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How to talk to your loved one about your mental health

19 July 2021 Blog
Mental health
Seeking treatment for mental health is not easy to do explains psychologist Janja Bojanic.

It may be even more difficult to open up to your friends and family about your struggles and how you have been trying to manage your emotional wellbeing. 

Choosing to talk with your family, friends or other people in your life can be a big decision which can cause stress and uncertainty, however can also have some potential benefits especially support and reassurance from those important to you.

Why do people choose to keep their treatment a secret?

It is an unfortunate fact that  the stigma attached to mental health remains, and talking about having a diagnosis of a mental health illness is often difficult. 

For some people, being diagnosed with a mental health condition can be a shock, and may feel overwhelmed, embarrassed, and uncertain about how others may react to having a conversation about this. 

It is normal to worry about how others may respond to you opening up about your struggles. Not everyone will be ready to start this conversation, however it is important to acknowledge that opening up takes courage and you should be proud of yourself for prioritising your health and wellbeing. 

It is important to remember that the choice remains yours in relation to what and how much you want to share, you should not feel pressured to share what you are not comfortable sharing.   

What are the benefits of speaking up? 

Starting a conversation about your emotional wellbeing and mental health can have a lot of benefits, which can include; 

  • receiving support and reassurance from those that are important to you
  • it can feel liberating to be able to openly discuss your struggles, and not have to keep things “secret”
  • it may ease your loved ones concerns
  • it can help you sort out your own feelings and understand your situation better.

Things to consider when you broach the subject

Not everyone may be comfortable having conversations about mental health, and this may not be a type of conversation you have had with your loved ones before.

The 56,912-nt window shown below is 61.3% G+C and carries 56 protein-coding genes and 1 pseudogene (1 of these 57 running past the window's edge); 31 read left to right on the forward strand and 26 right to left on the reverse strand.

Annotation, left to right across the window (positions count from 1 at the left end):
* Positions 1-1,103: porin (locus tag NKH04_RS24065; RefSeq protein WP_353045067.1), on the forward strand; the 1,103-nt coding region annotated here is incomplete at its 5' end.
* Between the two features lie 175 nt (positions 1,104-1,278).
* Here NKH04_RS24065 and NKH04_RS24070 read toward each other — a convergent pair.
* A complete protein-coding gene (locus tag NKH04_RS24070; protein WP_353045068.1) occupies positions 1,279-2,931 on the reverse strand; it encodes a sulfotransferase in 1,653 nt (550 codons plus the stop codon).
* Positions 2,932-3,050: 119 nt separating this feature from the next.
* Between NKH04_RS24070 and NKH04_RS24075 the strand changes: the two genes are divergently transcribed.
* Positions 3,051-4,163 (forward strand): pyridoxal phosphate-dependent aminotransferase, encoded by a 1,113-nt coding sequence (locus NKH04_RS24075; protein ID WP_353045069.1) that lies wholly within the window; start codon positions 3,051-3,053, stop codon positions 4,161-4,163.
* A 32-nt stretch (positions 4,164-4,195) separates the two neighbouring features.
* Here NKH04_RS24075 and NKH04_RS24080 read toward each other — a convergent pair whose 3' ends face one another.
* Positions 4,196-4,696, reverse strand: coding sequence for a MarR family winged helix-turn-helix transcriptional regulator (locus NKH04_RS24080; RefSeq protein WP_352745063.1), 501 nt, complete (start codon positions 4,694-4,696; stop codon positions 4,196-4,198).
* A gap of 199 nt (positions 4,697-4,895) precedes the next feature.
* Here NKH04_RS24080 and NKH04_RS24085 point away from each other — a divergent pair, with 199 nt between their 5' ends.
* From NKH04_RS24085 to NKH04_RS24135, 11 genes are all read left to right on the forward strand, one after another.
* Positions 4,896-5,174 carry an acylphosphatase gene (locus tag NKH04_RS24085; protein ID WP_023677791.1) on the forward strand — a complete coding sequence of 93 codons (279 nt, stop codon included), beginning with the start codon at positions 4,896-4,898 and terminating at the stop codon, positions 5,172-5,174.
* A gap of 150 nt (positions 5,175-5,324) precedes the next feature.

It is important to remember that you don’t need to feel pressured or rushed to share you experience too soon, and everyone may not be ready or able to hear about your experience yet.  

So, here are a few things you might like to keep in mind when discussing your mental illness and the treatment you are receiving.

  • They may be overwhelmed, emotional or even not willing to participate in the conversation straight away. Alternatively, they may just not know what to say. Give them time.
  • Your loved one may have questions. It is up to you what and how much you share. It is however important to be honest about your feelings and what (if anything) you want/ need from them.
  • Choose a moment that allows you both to take the time you need to discuss the topic properly. Make sure you are in a place where you can both give each other your full attention and stay for a long period in comfort.
  • Talk through you situation in plain direct terms. Simply telling your story as you experience it is incredibly powerful.
  • Seek support to talk with your loved one if that is necessary
Janja Bojanic is a psychologist and Allied Health Manager at St John of God Richmond Hospital
Janja Bojanic - Psychologist and Allied Health Manager
Janja Bojanic is a psychologist and Allied Health Manager at St John of God Richmond Hospital. She has more than seven years’ experience as a psychologist.